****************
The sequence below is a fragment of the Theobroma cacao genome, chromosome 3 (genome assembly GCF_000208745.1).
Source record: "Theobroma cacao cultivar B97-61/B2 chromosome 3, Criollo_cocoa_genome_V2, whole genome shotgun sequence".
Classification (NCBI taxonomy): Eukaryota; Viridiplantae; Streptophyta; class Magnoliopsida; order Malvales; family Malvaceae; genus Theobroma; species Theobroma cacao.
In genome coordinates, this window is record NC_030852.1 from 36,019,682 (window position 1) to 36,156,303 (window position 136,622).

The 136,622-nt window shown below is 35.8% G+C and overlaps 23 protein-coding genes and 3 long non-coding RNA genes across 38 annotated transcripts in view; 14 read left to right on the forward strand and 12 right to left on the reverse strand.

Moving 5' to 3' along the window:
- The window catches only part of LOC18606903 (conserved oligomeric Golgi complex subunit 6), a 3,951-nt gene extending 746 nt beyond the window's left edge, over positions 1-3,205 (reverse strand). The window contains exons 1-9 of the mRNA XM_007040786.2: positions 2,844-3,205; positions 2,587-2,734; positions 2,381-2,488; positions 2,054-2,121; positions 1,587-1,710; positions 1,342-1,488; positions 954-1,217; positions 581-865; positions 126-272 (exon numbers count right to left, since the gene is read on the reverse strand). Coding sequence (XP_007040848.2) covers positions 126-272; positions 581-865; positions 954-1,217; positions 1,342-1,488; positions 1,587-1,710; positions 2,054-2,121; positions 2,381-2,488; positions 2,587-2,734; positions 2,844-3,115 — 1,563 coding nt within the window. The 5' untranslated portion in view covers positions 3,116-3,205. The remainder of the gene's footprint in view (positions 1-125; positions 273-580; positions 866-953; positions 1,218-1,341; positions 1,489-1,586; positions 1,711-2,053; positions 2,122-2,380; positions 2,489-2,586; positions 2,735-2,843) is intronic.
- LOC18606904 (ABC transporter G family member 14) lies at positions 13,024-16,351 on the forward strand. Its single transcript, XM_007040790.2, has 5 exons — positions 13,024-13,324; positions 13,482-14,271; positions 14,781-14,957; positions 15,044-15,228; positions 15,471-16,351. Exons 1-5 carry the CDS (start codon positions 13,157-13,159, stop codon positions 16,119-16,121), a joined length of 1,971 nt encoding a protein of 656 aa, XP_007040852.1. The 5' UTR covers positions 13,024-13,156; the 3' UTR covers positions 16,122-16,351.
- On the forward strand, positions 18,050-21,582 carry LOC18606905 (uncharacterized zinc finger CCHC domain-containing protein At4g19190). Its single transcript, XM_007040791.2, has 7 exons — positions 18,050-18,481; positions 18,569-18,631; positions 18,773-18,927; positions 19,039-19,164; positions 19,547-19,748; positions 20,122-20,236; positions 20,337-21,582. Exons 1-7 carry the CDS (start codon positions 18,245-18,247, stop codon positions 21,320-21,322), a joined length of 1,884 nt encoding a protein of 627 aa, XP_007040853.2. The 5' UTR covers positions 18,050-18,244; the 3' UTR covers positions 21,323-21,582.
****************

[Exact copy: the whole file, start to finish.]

The sequence below is a fragment of the Theobroma cacao genome, chromosome 3 (genome assembly GCF_000208745.1).
Source record: "Theobroma cacao cultivar B97-61/B2 chromosome 3, Criollo_cocoa_genome_V2, whole genome shotgun sequence".
Classification (NCBI taxonomy): Eukaryota; Viridiplantae; Streptophyta; class Magnoliopsida; order Malvales; family Malvaceae; genus Theobroma; species Theobroma cacao.
In genome coordinates, this window is record NC_030852.1 from 36,019,682 (window position 1) to 36,156,303 (window position 136,622).

The 136,622-nt window shown below is 35.8% G+C and overlaps 23 protein-coding genes and 3 long non-coding RNA genes across 38 annotated transcripts in view; 14 read left to right on the forward strand and 12 right to left on the reverse strand.

Moving 5' to 3' along the window:
- The window catches only part of LOC18606903 (conserved oligomeric Golgi complex subunit 6), a 3,951-nt gene extending 746 nt beyond the window's left edge, over positions 1-3,205 (reverse strand). The window contains exons 1-9 of the mRNA XM_007040786.2: positions 2,844-3,205; positions 2,587-2,734; positions 2,381-2,488; positions 2,054-2,121; positions 1,587-1,710; positions 1,342-1,488; positions 954-1,217; positions 581-865; positions 126-272 (exon numbers count right to left, since the gene is read on the reverse strand). Coding sequence (XP_007040848.2) covers positions 126-272; positions 581-865; positions 954-1,217; positions 1,342-1,488; positions 1,587-1,710; positions 2,054-2,121; positions 2,381-2,488; positions 2,587-2,734; positions 2,844-3,115 — 1,563 coding nt within the window. The 5' untranslated portion in view covers positions 3,116-3,205. The remainder of the gene's footprint in view (positions 1-125; positions 273-580; positions 866-953; positions 1,218-1,341; positions 1,489-1,586; positions 1,711-2,053; positions 2,122-2,380; positions 2,489-2,586; positions 2,735-2,843) is intronic.
- LOC18606904 (ABC transporter G family member 14) lies at positions 13,024-16,351 on the forward strand. Its single transcript, XM_007040790.2, has 5 exons — positions 13,024-13,324; positions 13,482-14,271; positions 14,781-14,957; positions 15,044-15,228; positions 15,471-16,351. Exons 1-5 carry the CDS (start codon positions 13,157-13,159, stop codon positions 16,119-16,121), a joined length of 1,971 nt encoding a protein of 656 aa, XP_007040852.1. The 5' UTR covers positions 13,024-13,156; the 3' UTR covers positions 16,122-16,351.
- On the forward strand, positions 18,050-21,582 carry LOC18606905 (uncharacterized zinc finger CCHC domain-containing protein At4g19190). Its single transcript, XM_007040791.2, has 7 exons — positions 18,050-18,481; positions 18,569-18,631; positions 18,773-18,927; positions 19,039-19,164; positions 19,547-19,748; positions 20,122-20,236; positions 20,337-21,582. Exons 1-7 carry the CDS (start codon positions 18,245-18,247, stop codon positions 21,320-21,322), a joined length of 1,884 nt encoding a protein of 627 aa, XP_007040853.2. The 5' UTR covers positions 18,050-18,244; the 3' UTR covers positions 21,323-21,582.